Chromebooks as learning tools in the science classroom

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Montana State University - Bozeman, College of Letters & Science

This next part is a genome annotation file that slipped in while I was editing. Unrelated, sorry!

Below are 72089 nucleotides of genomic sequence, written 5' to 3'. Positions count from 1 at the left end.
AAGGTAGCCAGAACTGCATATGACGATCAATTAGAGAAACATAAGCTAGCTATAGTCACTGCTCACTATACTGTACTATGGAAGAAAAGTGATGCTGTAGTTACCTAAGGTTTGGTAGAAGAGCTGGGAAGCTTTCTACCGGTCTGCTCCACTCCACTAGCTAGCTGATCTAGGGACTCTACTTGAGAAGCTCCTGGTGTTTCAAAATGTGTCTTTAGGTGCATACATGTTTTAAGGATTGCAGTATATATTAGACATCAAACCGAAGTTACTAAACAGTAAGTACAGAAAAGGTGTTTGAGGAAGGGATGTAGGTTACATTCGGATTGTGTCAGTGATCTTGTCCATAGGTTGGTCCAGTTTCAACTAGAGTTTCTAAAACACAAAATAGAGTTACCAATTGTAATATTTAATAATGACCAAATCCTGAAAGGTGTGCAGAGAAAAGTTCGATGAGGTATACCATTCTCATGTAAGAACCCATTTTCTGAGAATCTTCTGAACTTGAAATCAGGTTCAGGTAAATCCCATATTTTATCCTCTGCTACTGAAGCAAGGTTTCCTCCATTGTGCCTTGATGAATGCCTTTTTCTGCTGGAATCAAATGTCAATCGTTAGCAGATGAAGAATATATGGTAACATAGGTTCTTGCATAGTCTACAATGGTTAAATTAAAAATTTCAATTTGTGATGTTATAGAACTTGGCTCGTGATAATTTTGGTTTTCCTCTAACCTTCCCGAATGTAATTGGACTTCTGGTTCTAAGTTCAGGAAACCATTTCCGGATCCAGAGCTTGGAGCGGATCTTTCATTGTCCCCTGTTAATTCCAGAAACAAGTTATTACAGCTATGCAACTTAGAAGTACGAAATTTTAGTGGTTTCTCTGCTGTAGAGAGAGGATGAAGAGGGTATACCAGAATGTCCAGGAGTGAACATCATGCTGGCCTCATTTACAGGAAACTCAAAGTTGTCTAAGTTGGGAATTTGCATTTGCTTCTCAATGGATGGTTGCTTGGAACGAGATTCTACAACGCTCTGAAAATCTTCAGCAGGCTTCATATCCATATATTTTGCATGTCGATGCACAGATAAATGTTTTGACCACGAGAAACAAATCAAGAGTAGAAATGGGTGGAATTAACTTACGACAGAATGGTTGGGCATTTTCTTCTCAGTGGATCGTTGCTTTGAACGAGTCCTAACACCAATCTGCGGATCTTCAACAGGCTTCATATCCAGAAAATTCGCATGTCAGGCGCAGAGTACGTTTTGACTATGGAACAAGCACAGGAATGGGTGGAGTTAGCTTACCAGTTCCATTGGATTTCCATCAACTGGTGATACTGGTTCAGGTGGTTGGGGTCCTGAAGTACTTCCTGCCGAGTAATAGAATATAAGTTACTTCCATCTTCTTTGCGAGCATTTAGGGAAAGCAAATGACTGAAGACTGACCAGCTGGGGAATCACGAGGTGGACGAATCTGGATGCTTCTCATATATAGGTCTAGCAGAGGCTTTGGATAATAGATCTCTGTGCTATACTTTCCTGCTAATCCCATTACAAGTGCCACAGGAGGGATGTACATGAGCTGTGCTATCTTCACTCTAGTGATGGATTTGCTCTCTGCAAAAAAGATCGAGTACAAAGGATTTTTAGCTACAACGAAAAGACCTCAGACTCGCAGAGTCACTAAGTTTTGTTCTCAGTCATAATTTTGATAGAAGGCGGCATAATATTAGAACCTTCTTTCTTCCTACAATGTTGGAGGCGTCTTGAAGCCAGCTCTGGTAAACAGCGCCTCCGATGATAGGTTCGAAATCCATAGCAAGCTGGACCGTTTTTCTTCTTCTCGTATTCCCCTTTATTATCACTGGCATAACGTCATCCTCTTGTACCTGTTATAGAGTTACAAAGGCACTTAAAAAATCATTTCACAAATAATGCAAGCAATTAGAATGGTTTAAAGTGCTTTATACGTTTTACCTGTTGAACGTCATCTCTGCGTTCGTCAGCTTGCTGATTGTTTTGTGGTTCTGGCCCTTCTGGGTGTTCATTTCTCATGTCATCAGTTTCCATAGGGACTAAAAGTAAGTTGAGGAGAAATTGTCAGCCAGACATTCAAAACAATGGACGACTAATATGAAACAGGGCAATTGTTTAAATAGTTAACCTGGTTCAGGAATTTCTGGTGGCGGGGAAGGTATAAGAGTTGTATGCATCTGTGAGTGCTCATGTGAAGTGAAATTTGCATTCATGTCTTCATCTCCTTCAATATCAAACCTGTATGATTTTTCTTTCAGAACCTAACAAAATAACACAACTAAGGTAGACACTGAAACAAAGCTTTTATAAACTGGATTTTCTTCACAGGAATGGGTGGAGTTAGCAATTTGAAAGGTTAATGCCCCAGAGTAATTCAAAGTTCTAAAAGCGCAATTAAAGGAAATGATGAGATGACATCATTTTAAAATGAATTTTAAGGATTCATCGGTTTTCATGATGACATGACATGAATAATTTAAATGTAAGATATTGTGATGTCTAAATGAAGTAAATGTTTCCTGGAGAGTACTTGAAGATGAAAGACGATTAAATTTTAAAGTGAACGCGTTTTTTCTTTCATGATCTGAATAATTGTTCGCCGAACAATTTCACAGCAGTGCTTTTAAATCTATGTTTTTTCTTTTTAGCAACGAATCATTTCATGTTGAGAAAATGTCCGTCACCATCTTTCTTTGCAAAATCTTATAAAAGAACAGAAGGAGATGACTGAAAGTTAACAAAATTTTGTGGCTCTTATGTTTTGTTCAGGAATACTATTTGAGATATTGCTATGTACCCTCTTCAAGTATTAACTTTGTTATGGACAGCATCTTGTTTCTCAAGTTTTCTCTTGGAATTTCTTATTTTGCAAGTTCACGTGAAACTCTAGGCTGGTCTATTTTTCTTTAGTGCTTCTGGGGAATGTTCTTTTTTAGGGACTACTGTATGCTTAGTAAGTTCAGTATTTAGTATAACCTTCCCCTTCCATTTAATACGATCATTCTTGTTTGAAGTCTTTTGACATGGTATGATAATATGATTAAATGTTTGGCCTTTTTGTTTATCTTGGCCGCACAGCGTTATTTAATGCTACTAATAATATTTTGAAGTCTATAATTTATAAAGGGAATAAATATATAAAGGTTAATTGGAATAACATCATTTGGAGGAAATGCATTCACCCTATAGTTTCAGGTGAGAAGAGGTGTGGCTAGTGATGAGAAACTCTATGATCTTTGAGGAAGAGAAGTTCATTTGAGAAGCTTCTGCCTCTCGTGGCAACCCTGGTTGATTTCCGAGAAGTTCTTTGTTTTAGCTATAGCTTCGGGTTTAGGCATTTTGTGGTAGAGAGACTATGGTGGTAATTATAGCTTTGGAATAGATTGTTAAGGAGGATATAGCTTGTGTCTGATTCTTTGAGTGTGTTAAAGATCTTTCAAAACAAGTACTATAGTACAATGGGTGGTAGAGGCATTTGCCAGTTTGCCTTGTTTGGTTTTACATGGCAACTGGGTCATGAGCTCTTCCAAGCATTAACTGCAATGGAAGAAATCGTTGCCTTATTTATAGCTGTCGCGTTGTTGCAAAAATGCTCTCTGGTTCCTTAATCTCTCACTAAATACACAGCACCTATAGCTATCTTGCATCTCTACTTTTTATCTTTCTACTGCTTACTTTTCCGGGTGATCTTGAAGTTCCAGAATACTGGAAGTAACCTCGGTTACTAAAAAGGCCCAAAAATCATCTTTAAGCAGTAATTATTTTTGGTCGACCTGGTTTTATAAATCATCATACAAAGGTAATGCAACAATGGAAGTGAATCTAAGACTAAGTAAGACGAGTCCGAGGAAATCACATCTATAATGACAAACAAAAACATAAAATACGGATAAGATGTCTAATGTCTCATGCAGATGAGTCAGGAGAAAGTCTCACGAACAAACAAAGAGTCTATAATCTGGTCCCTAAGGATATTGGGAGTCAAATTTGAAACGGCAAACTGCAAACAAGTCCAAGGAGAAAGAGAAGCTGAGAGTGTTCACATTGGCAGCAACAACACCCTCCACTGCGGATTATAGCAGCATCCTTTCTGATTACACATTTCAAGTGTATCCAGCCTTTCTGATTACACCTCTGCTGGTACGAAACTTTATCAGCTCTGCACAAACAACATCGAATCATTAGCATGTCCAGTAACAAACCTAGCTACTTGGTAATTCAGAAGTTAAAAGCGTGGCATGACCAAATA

This action research study explored elements of interest during the implementation of a one-to-one Chromebook program in a 425 student public high school. In particular, student interest and perceptions of the program, gains in learning during usage of a flipped classroom format, digital homework submission relevant to assigned due dates and student distraction during class were evaluated. Teacher ability to provide adequate feedback in a timely manner to students was also evaluated. Student interest and perceptions were positive, while gains in learning were minimal overall with unproven indications that females benefitted more than males from the flipped format. Worsening of homework submission was noted, with implications that factors other than digital submission were the cause. Students being distracted by the devices during class was noted with no definitive indicator being identified. However, improved teacher satisfaction was noted in the areas of providing feedback to students and usage of the devices for learning.




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